Author Archives: Mike Moats

America This is Quite Serious: The American Conservative on Hillbilly Elegy

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That’s right. The American Conservative. And not because I think liberals (like me) benefit from well-reasoned counter arguments in this algorithm filtered, echo-chamber, partisan media world — though I do think that. It’s because we need to see each other. And this article — “Trump: Tribune Of Poor White People” — is far less of a political counterpoint than it is an appeal to see real people.

The Trump headline is mostly there to get the attention of the internet.  Continue reading

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America This is Quite Serious: Obama’s America

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Humility and steeliness. Love. Hope. Optimism. Vigor and strength. This is what our politics should be. America this is quite serious. Listen:

Read more in our election year series “America This is Quite Serious.”

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America This is Quite Serious: Up, Simba

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Back in the year 2000, Rolling Stone sent David Foster Wallace on assignment to cover John McCain’s long-shot effort to be the Republican candidate for president. Remember John McCain? Well yeah, but do you remember him from the year 2000? When he actually seemed like a maverick and rode around the country on the Straight Talk Express, being vulnerable and open with voters, and making people feel like they’d held up Diogenes’ lantern and seen the one honest man in politics?

Remember that feeling? There is no candidate in 2016 that has accomplished anything like that feeling*.  Continue reading

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America This is Quite Serious: A Terrible Week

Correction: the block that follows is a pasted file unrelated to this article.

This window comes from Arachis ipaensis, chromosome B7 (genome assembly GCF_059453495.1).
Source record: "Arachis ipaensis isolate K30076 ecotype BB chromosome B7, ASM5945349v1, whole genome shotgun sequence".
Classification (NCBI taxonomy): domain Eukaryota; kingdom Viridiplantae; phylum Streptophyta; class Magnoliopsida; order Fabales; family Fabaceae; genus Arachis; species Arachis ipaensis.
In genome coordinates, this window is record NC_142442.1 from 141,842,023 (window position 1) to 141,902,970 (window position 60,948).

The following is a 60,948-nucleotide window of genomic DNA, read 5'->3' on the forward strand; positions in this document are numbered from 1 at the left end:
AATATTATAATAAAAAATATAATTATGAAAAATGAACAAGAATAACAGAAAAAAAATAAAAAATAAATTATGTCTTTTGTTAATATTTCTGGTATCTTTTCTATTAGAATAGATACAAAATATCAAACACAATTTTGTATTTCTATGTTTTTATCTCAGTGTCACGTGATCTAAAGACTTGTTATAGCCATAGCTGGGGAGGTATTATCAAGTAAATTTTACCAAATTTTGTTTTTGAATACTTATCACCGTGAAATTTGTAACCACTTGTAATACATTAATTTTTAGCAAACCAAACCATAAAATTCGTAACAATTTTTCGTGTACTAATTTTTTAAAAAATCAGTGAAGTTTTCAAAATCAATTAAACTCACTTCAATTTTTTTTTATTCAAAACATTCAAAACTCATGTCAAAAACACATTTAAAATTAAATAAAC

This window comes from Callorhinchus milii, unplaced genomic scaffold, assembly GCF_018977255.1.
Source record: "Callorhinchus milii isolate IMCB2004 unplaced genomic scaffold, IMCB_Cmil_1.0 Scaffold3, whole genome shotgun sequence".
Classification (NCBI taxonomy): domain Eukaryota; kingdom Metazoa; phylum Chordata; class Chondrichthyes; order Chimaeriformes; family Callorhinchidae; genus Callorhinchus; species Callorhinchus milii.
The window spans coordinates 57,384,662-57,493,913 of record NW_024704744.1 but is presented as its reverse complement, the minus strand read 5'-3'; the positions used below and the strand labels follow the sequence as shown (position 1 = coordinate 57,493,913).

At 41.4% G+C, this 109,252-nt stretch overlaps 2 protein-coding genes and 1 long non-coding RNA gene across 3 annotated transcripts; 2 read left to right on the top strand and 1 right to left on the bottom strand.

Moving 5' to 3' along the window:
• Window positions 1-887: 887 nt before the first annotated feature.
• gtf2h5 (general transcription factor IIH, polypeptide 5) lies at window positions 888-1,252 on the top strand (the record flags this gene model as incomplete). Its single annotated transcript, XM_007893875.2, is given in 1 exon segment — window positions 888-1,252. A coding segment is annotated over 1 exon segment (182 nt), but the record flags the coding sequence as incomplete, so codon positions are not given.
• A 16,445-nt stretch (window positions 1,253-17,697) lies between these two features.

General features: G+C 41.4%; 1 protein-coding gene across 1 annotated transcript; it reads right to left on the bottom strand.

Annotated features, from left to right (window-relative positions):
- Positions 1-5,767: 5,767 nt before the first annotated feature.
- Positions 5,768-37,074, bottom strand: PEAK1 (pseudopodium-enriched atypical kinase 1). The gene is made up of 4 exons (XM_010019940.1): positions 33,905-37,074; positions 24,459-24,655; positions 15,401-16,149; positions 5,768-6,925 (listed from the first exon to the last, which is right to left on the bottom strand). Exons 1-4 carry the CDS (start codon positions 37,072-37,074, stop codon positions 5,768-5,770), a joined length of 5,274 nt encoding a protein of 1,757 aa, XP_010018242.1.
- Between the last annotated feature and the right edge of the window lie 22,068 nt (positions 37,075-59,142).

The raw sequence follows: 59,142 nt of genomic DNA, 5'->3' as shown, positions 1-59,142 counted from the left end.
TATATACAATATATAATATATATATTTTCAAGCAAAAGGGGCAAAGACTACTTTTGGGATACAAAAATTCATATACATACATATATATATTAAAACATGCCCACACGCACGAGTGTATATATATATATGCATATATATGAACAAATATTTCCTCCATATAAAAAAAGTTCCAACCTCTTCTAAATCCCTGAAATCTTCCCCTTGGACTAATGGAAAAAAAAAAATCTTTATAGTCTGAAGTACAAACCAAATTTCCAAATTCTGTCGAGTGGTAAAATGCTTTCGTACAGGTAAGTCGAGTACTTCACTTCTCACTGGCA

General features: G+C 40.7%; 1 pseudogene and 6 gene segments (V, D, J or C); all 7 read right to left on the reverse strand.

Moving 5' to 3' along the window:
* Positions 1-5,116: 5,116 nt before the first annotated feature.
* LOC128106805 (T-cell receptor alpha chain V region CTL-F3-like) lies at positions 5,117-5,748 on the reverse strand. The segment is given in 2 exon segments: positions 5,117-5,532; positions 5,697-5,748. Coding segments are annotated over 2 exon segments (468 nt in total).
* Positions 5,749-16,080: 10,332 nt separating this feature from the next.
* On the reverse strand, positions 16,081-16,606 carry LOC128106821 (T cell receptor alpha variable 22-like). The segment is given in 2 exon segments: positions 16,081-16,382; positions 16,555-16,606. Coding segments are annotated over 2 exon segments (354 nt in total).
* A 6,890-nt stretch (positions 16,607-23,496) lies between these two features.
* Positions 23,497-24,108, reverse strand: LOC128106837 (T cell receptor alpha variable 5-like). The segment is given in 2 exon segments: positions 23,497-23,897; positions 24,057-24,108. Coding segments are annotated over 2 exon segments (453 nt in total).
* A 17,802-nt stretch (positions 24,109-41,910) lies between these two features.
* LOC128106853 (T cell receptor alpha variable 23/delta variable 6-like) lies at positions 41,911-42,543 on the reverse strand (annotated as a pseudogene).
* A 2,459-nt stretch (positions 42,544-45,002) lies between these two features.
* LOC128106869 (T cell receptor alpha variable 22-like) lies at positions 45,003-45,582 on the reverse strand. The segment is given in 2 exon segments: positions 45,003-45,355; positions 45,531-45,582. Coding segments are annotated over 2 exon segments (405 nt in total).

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America this is deadly serious.

Of the events of the last few days, there is nothing to say that hasn’t already been said in the news or on social media. And there is nothing that matters as much as Alton Sterling’s fifteen-year-old son calling out for his father. Or Philando Castile’s girlfriend praying that this is not how his life ends. Or knowing that one of the murdered Dallas police officers survived three tours in Iraq and had a two-year-old daughter named Lyncoln.

What I can say is this: Our best hope of stopping this shit is to better understand each other. And for that, everyone should read Ta-Nehisi Coates’ Between the World and Me

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You should read his words about never feeling safe in his own body. You should read his thoughts on watching young white children roam the sidewalks, and knowing that he could never feel truly comfortable letting his own son do the same. You should read about living in a default state feeling threatened, even, or especially, by the people who are supposed to be there for your protection.

It is, as I said in a different post “one of the most humane and touching communications I have ever encountered.” I think that is what we could use right about now.